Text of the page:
The sweeteners on the grey list satisfy cravings when people are trying to come off the real thing – sugar. But, we don’t consider these ingredients real foods, which makes them hard for us to promote. Many members have benefited from using them in the beginning of their journeys during the weaning process with some success.
The choice is yours.
Drinks on the Banting Grey List
These should actually be split into three categories.
Alcohol. People love it. It must be the world’s most used social lubricant. It may even embody the answer to the question, ‘Are we human, or are we dancer?’
But rosy cheeks and Swayze slides aside, alcohol is inherently tainted by its association with countless medical conditions, road deaths, home violence and a plethora of other nasty socio-economic issues.
When it comes to real food and drink, it is tough to ignore the ‘realness’ (and deliciousness) of fine artisanal beers, ciders, brandies, cognacs, wines, etc. And we’re pro-realness.
The tough part for us is allocating booze to an actual Banting List. Should you drink it? And if so, when and how much? There is no right answer. For supreme physical health, some may argue never. Others go for the ‘glass of red wine a day’. It is a mine field.
If you love drinking alcohol and you still maintain good health physically, in your career and in your personal life, then it might be ok for you to drink it. If you’re an out of control drunk and you battle to maintain good health, your career peaks and troughs or you battle to build and maintain great relationships, you probably shouldn’t drink.
It’s up to you.
Protein shakes (shakes in general) and supplements fall into the same pool.
There are supplements and shakes that are not tainted with rubbish. Seriously. Some brands have gone far to get you the best quality essential oils, pure protein and delicious flavour to give you easy access to nutrients that you might not be getting from food.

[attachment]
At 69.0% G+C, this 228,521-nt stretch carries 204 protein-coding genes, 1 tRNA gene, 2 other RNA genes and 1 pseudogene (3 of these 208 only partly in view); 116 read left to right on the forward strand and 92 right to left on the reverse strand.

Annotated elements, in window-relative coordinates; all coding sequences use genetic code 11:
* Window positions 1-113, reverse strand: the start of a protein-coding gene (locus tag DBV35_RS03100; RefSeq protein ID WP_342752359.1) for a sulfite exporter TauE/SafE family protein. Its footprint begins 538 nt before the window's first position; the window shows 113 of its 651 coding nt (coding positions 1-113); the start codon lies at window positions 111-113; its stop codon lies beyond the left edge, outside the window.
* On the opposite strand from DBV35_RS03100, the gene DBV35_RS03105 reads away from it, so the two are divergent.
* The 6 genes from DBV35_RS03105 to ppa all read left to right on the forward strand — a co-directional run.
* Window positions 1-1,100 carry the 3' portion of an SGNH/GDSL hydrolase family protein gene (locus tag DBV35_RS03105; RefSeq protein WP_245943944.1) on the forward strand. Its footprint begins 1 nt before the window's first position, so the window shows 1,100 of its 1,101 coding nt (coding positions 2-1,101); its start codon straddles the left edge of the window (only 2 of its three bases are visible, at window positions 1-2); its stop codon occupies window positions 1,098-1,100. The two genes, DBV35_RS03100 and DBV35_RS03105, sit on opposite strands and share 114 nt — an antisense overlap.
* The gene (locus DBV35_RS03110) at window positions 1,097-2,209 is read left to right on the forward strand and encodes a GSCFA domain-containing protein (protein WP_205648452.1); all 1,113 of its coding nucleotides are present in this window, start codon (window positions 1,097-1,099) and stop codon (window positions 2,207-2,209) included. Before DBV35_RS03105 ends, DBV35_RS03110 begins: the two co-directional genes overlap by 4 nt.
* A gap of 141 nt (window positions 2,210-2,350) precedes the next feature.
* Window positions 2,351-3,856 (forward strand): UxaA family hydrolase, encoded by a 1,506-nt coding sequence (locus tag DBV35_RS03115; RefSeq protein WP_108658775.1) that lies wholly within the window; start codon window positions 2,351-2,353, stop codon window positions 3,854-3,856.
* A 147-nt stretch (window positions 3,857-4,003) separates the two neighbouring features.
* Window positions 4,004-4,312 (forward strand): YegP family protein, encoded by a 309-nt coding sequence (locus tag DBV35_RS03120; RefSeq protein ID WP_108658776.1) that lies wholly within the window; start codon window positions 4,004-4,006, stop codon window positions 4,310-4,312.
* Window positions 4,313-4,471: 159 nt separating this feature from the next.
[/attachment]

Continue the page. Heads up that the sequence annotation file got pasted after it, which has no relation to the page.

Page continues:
But why aren’t you getting those nutrients from your food? Is it the quality or the mix of foods that you’re eating? What food are you eating that forces you to top up with extra nutrients? Or is it the time and energy you put into the food you prepare? Maybe the cost of convenience is something you should think about.
If you are eating a nutrient dense diet and then adding in more nutrients, you might be wasting money or time.
And that’s why we’ve put them on the Banting Grey List.
Vegetarian proteins on the Banting Grey List
In our view, proteins in general should be eaten via whole foods. While there is debate around pulses and legumes, we would say they are a better bet for protein than pea protein isolate or vegan protein powder. We say this for no reason other than their ‘realness’.
Processed food is something we’re trying to stay away from.
But there are players in the meat and dairy industries that are messed up. It takes only ten minutes on Youtube to see how badly some animals are treated and how dodgy some of the food we eat actually is.
We do believe meat has a natural place in the human diet (even though some civilisations never ate meat and humans can survive just fine without ever eating it – same goes for eating only meat and never touching a vegetable), but we acknowledge that veganism and vegetarianism satisfy a need that some consider more important than human health. The need to preserve the health of the rest of the planet, including the animals we share it with. Hard to argue with.
If you’re vegetarian or vegan and you want to be on a low carb diet, but you’re battling to get enough protein, by all means go for it on the Grey List. These foods are on the Grey List because they have shown in some cases, in the long term, to be associated with adverse health effects. On the flip side, they are ‘animal cruelty’ free.
It’s up to you.
That sums up the Banting Grey List and why it is how it is.
If you’d like to download the complete set of Banting Food Lists